I have been tilling a 360-square-meter land situated in Pampanga since 1995. I have already inquired as to the status of this land, and I was informed by a certain government agency that it owns the property. In 2013, Adrian appeared and claimed that he owned the land. He even tried to possess the property, and started building a fence around it. He only stopped the construction of the fence when I filed a complaint before our barangay (village). During the village conciliation proceedings, one barangay official said I cannot file a case for ejectment against Adrian, because such land is public land or government property. Thus, I have no authority to evict him. Is this true?
You can still file a case for ejectment. Your situation is somewhat similar to a case decided by the Supreme Court in Ramos vs. Pabas ( G.R. No. 154565, November 30, 2006), where the court stated that:
“The only question that the courts must resolve in ejectment proceedings is who is entitled to the physical possession of the premises, that is, to the possession de facto and not to the possession de jure. It does not even matter if a party’s title to the property is questionable, or when both parties intruded into the public land and their applications to own the land have yet to be approved by the proper government agency. Regardless of the actual condition of the title to the property, the party in peaceable quiet possession shall not be thrown out by a strong hand, violence or terror. Neither is the unlawful withholding of property allowed. Courts will always uphold respect for prior possession.
X x x Courts must resolve the issue of possession even if the parties to the ejectment suits are squatters. The determination of priority and superiority of possession is a serious and urgent matter that cannot be left to the squatters to decide. To do so would make squatters receive better treatment under the law. x x x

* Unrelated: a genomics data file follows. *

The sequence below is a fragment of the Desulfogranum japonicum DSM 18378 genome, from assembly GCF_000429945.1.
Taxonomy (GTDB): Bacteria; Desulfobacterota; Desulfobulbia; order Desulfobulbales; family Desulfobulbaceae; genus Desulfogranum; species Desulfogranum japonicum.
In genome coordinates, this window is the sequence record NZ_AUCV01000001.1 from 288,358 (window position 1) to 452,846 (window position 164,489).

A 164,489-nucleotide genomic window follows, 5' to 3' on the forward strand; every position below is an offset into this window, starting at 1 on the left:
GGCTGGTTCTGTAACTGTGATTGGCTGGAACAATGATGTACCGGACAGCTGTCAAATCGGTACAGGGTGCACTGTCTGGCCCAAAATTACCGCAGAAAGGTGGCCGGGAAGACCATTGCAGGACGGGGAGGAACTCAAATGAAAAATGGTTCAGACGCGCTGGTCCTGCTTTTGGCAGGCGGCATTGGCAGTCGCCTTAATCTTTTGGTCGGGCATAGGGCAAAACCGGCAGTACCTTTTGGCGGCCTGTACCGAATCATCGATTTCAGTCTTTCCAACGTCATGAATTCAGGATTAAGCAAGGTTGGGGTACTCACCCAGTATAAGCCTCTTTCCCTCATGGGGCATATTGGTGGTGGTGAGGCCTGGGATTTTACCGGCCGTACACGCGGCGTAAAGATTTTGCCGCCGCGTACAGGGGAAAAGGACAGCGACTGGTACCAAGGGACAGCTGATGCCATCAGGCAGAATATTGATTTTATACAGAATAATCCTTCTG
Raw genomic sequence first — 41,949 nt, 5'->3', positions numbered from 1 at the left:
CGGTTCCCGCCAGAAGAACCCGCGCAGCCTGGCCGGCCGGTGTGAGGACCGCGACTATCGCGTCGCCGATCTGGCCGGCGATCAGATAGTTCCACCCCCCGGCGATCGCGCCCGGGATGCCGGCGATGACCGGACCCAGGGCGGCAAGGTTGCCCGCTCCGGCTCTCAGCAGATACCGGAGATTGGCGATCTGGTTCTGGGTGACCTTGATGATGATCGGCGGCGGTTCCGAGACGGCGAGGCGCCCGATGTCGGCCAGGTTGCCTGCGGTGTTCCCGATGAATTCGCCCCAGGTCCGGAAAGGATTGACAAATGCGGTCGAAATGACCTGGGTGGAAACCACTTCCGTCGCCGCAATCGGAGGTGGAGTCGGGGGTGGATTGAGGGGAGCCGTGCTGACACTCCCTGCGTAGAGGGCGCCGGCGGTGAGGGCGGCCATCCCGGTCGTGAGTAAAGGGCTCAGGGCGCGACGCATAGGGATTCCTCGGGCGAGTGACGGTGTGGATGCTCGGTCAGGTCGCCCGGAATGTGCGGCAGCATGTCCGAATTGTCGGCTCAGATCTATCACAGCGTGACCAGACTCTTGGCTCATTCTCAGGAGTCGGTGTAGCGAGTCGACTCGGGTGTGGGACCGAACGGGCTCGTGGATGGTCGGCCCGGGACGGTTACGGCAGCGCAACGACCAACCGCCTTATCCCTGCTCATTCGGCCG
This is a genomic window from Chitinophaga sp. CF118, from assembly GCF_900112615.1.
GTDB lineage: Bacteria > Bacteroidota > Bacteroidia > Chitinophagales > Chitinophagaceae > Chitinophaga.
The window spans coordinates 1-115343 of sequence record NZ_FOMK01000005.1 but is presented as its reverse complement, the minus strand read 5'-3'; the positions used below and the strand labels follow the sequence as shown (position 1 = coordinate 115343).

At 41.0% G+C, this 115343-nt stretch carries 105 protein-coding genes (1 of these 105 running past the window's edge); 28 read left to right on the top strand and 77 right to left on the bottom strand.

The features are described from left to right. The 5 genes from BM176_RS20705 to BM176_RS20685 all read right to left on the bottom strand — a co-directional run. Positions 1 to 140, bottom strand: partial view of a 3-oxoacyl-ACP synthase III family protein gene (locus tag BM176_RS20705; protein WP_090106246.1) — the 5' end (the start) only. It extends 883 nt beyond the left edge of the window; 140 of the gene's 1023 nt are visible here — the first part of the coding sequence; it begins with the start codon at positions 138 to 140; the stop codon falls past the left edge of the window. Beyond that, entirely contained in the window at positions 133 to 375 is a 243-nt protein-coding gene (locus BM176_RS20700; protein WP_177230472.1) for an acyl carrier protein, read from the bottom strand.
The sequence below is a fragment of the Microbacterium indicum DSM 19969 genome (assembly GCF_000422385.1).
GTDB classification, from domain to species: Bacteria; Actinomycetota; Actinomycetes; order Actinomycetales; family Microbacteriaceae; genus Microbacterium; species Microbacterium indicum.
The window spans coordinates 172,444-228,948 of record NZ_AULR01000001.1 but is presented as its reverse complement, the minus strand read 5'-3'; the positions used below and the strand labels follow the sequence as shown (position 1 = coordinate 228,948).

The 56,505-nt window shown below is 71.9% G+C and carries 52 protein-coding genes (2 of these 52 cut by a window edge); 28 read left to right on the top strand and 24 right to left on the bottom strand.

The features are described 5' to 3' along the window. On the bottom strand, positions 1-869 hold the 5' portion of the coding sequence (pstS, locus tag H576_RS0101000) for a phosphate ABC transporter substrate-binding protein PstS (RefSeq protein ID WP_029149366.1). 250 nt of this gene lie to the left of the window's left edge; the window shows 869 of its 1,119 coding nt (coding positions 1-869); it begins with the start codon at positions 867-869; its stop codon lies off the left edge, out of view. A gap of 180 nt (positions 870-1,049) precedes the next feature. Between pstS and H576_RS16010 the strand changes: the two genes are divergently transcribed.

We are aware of our pronouncement in cases where we declared that squatters and intruders who clandestinely enter into titled government property cannot, by such act, acquire any legal right to said property. We made this declaration because the person who had title or who had the right to legal possession over the disputed property was a party in the ejectment suit and that party instituted the case against squatters or usurpers.
From the foregoing, it is quite clear that even if herein petitioner has no title to the property in question, such fact should not affect the determination of who between herein parties is entitled to physical possession of the contested property. Even the invalidity of the verbal lease agreement between petitioner and respondent does not automatically mean that petitioner had no right to demand the eviction of respondent. In Pajuyo, the court held that the kasunduan, or agreement allowing the defendant to stay in the house of the plaintiff, could not be considered void for purposes of ascertaining who between the contending parties has a right to physical possession of the property in dispute”.
We hope that we were able to answer your queries. Please be reminded that this advice is based solely on the facts you have narrated and our appreciation of the same. Our opinion may vary when other facts are changed or elaborated.
Editor’s note: Dear PAO is a daily column of the Public Attorney’s Office. Questions for Chief Acosta may be sent to firstname.lastname@example.org